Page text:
Izzy can't dodge Stanton bullet

Christopher Pasatieri/Getty Images

Jason Isringhausen surrendered a tape-measure grand slam to Mike Stanton in the 10th.Jason Isringhausen didn't know the exact location of his 3-2 pitch to Mike Stanton in the top of the 10th.

But Isringhausen -- along with everyone watching the Mets-Marlins game -- knew exactly where the ball would end up as soon as it hit Stanton's bat.

Mike Stanton

Mike Stanton

#27 RF
Florida Marlins

2011 STATS

  • GM103
  • HR25

  • RBI67

  • R59

  • OBP.333

  • AVG.259

The Florida slugger's bases-loaded blast landed 400 feet from the plate -- over the 16-foot wall in left field -- lifting the Marlins to a 7-3 win.

According to ESPN Stats & Information, Stanton's grand slam left the yard at 102.7 mph. It also left starter Mike Pelfrey concerned for his teammates' health.

"The guy's a good hitter," Pelfrey said, "I think Major League Baseball should probably find a way to get him out of the game because he's going to hurt somebody with those balls he [hits].

"[Some] of those balls he hits, it's scary. They guy's a good hitter and when you make a mistake, it's scary. He's going to barrel-up and he's going to hit it hard somewhere and hopefully it doesn't hurt somebody."

The only people hurt by Stanton on Monday were the guys in orange and blue.

For the second straight night, the Mets tied a game in the ninth with a two-out homer, only to lose in the next half-inning.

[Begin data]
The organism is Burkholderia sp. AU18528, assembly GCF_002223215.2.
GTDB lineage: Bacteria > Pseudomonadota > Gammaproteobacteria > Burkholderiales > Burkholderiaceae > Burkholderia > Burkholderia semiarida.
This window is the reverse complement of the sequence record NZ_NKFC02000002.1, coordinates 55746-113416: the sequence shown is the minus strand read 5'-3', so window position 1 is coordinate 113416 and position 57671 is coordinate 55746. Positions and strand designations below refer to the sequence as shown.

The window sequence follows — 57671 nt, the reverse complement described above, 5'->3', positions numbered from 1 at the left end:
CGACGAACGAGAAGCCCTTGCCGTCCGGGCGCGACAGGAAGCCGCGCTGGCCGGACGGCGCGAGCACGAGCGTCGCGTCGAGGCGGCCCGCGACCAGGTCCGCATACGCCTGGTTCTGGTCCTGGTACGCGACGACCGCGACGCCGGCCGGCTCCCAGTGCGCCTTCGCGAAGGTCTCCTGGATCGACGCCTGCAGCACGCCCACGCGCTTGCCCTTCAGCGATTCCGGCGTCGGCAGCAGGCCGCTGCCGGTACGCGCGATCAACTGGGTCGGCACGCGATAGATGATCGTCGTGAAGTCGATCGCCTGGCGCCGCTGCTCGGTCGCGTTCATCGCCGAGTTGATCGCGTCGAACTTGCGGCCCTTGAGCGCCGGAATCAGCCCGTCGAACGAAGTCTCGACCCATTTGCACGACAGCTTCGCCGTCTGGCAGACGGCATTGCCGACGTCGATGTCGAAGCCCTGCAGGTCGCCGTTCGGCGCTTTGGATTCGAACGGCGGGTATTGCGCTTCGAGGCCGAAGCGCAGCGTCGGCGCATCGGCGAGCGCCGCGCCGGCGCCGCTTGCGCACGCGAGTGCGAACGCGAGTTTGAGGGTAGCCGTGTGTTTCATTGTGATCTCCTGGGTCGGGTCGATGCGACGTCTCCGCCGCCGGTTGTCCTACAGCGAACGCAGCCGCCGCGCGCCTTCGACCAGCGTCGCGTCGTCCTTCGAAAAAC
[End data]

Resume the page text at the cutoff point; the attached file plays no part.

On Monday, it was Lucas Duda's two-run, two-out ninth-inning homer that forced extra innings. On Sunday, Scott Hairston's ninth-inning homer tied the game against the Nationals.

The last team to hit game-tying homers with two out in the ninth in consecutive games was Tampa Bay. The Rays did it on Aug. 29 and 31, 2004. They also lost both games.

"We've bounced back from it before, we'll bounce back again,” manager Terry Collins said. "It all comes down to what we talked about Feb. 14 -- we've got to play fundamentally sound baseball, and there's nights we don't do that."

Collins was referring to a costly misplay by Daniel Murphy in the 10th that changed the game for the Mets.

Dewayne Wise hit a single with men on first and second with one out in the 10th. Wise then inexplicably overran first. Murphy had the ball in his hand and ran toward first while keeping an eye on the runner at third.

He flipped to Justin Turner at first as Wise retreated to the bag, but Wise beat the throw.

Instead of men on second and third with two out, the Marlins sent up Stanton with the bases loaded.

"The inning there had a chance to be real different," Murphy said. "I've got to get rid of the ball right there and get it to Justin."